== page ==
*River today is better*
Morning, Patrick,
Interesting comments on your research in "...a few thousand pages of the WATERWAYS JOURNAL from the '40s' and 50s.'" Look longer going back earlier in those years and you'll learn even more. You'll even read at times about engineers, strikers, oilers and others suffering bad burns and steam scalds. Other times missing fingers, hands or feet. Think of the casualties lost that were never reported other than the local news where they hailed from. Also at times poor to no protective work boots, hats, goggles. Some of those 'romantic' old steamboat photos show roustabouts carting heavy boxes, barrels, sacks with no shoes, bare feet. Today required sound ear protectors from OSHA and other agencies. Steam is and has been a dangerous power to be carefully controlled, monitored. In the early days and on down steam was just as dangerous then as nuclear energy has been in our time. Back then wages were dirt cheap and laborers expendable. Roustabouts rested/slept where they could flop down, ate out of a tin pan with a spoon only--no knife or fork. Glad I talked, listened, wrote down what the 'real old timers' told me. They took it for what it was. That's the way it was then. We can't judge that era from the very few steamboats we know operating today. Capt. Bill Judd another who can tell you plenty. "Steamboat romance?" Yeah, sure...Uh Huh. What do I know?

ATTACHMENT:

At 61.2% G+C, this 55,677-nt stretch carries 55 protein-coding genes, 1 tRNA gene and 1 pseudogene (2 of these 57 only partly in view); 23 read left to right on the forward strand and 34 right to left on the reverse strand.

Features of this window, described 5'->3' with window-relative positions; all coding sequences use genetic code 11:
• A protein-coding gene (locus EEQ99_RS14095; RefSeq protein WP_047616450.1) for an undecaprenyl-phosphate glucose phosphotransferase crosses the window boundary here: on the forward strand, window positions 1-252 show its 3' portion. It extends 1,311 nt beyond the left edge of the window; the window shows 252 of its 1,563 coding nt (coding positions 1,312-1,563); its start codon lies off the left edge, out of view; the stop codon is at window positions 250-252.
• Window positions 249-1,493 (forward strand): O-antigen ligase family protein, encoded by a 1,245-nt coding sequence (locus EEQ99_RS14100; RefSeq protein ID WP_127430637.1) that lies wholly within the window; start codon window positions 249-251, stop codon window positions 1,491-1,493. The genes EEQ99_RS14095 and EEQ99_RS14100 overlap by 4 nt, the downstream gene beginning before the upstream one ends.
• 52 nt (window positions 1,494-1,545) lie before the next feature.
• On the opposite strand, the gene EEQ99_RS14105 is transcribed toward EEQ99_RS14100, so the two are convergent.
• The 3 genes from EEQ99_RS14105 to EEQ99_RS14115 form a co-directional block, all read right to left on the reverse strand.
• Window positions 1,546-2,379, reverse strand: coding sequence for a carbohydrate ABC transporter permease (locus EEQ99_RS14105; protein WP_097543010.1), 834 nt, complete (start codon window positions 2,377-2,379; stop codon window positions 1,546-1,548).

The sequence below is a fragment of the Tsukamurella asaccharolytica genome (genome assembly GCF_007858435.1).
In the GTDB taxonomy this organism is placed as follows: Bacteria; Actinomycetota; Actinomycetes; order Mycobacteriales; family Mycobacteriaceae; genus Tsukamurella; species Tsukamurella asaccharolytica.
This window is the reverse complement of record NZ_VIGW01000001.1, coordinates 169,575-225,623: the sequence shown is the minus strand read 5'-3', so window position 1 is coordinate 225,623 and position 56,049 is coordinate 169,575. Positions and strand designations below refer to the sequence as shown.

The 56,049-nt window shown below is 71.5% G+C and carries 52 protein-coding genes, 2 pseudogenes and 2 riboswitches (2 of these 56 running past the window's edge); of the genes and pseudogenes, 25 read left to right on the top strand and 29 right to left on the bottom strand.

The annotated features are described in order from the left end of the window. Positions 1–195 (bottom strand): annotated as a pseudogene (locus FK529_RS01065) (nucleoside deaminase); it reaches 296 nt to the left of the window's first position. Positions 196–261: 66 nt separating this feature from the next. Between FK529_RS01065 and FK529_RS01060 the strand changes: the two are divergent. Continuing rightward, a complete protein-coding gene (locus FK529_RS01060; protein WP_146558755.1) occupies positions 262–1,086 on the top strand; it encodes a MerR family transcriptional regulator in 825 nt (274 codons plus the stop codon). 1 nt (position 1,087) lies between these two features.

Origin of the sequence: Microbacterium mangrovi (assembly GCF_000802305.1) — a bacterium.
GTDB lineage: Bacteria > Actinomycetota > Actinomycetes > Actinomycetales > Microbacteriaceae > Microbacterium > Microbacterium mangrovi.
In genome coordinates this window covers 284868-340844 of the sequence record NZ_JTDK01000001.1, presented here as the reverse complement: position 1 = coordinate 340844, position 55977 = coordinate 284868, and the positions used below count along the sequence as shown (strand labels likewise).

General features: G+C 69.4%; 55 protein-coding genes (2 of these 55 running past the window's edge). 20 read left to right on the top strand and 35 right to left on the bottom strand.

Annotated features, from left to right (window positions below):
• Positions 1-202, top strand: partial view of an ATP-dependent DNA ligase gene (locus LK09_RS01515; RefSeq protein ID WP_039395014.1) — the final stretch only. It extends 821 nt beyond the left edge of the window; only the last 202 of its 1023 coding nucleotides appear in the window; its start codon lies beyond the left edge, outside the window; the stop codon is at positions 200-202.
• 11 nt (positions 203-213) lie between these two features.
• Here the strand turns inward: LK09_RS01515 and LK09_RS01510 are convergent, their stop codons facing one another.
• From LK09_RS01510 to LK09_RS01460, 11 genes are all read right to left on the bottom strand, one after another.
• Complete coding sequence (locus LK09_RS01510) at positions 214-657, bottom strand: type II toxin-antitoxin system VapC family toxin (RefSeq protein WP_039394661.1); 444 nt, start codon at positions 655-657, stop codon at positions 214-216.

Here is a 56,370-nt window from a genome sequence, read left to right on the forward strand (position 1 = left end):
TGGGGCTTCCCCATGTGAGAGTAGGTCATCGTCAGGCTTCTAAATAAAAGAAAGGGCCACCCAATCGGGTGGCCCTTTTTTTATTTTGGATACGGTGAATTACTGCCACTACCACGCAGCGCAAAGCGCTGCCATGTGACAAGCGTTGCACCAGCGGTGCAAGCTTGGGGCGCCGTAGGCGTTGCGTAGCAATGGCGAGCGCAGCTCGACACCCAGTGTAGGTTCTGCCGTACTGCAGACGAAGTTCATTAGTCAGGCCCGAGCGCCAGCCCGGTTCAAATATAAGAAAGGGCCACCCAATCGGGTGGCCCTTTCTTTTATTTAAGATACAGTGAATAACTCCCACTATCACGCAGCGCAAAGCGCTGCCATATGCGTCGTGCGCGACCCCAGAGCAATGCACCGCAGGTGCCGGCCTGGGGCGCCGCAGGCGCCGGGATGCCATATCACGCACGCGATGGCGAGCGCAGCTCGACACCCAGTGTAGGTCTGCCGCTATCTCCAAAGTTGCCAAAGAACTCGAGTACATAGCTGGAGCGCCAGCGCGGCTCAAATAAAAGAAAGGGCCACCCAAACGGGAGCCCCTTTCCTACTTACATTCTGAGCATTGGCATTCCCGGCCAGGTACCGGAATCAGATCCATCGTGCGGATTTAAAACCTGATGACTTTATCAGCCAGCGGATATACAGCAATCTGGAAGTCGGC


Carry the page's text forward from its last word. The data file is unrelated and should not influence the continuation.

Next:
R. Dale Flick
Coal Haven Landing, Ohio River, Cincinnati